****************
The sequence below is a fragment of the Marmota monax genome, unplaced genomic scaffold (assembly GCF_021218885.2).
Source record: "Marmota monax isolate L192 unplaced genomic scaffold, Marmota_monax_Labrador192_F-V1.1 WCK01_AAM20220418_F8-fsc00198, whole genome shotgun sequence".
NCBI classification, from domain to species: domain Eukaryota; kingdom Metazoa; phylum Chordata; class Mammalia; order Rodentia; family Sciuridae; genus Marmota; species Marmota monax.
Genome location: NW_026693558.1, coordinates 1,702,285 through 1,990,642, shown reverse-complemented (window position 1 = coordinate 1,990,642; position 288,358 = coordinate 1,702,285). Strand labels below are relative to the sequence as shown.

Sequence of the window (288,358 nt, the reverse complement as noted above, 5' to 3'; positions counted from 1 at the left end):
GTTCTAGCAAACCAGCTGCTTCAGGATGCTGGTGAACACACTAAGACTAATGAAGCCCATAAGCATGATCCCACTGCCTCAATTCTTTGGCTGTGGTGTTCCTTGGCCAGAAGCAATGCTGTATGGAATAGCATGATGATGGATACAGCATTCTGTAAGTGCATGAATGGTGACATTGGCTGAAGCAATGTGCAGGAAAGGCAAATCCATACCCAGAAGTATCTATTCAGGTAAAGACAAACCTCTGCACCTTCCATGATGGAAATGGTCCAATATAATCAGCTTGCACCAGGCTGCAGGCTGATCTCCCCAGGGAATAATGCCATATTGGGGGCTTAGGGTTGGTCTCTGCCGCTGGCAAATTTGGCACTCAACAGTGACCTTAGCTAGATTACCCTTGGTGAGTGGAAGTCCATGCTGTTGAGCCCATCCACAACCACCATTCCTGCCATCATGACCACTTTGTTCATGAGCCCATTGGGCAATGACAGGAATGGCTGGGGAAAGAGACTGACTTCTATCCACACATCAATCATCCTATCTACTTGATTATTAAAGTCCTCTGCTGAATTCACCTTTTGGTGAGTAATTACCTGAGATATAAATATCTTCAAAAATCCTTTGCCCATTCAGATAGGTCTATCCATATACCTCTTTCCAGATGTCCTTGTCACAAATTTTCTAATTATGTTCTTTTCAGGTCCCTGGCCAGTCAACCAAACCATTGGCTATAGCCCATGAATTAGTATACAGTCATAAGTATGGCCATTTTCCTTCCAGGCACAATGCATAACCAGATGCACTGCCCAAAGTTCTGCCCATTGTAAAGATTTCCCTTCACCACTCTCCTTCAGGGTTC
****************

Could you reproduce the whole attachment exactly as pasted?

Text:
The sequence below is a fragment of the Marmota monax genome, unplaced genomic scaffold (assembly GCF_021218885.2).
Source record: "Marmota monax isolate L192 unplaced genomic scaffold, Marmota_monax_Labrador192_F-V1.1 WCK01_AAM20220418_F8-fsc00198, whole genome shotgun sequence".
NCBI classification, from domain to species: domain Eukaryota; kingdom Metazoa; phylum Chordata; class Mammalia; order Rodentia; family Sciuridae; genus Marmota; species Marmota monax.
Genome location: NW_026693558.1, coordinates 1,702,285 through 1,990,642, shown reverse-complemented (window position 1 = coordinate 1,990,642; position 288,358 = coordinate 1,702,285). Strand labels below are relative to the sequence as shown.

Sequence of the window (288,358 nt, the reverse complement as noted above, 5' to 3'; positions counted from 1 at the left end):
GTTCTAGCAAACCAGCTGCTTCAGGATGCTGGTGAACACACTAAGACTAATGAAGCCCATAAGCATGATCCCACTGCCTCAATTCTTTGGCTGTGGTGTTCCTTGGCCAGAAGCAATGCTGTATGGAATAGCATGATGATGGATACAGCATTCTGTAAGTGCATGAATGGTGACATTGGCTGAAGCAATGTGCAGGAAAGGCAAATCCATACCCAGAAGTATCTATTCAGGTAAAGACAAACCTCTGCACCTTCCATGATGGAAATGGTCCAATATAATCAGCTTGCACCAGGCTGCAGGCTGATCTCCCCAGGGAATAATGCCATATTGGGGGCTTAGGGTTGGTCTCTGCCGCTGGCAAATTTGGCACTCAACAGTGACCTTAGCTAGATTACCCTTGGTGAGTGGAAGTCCATGCTGTTGAGCCCATCCACAACCACCATTCCTGCCATCATGACCACTTTGTTCATGAGCCCATTGGGCAATGACAGGAATGGCTGGGGAAAGAGACTGACTTCTATCCACACATCAATCATCCTATCTACTTGATTATTAAAGTCCTCTGCTGAATTCACCTTTTGGTGAGTAATTACCTGAGATATAAATATCTTCAAAAATCCTTTGCCCATTCAGATAGGTCTATCCATATACCTCTTTCCAGATGTCCTTGTCACAAATTTTCTAATTATGTTCTTTTCAGGTCCCTGGCCAGTCAACCAAACCATTGGCTATAGCCCATGAATTAGTATACAGTCATAAGTATGGCCATTTTCCTTCCAGGCACAATGCATAACCAGATGCACTGCCCAAAGTTCTGCCCATTGTAAAGATTTCCCTTCACCACTCTCCTTCAGGGTTC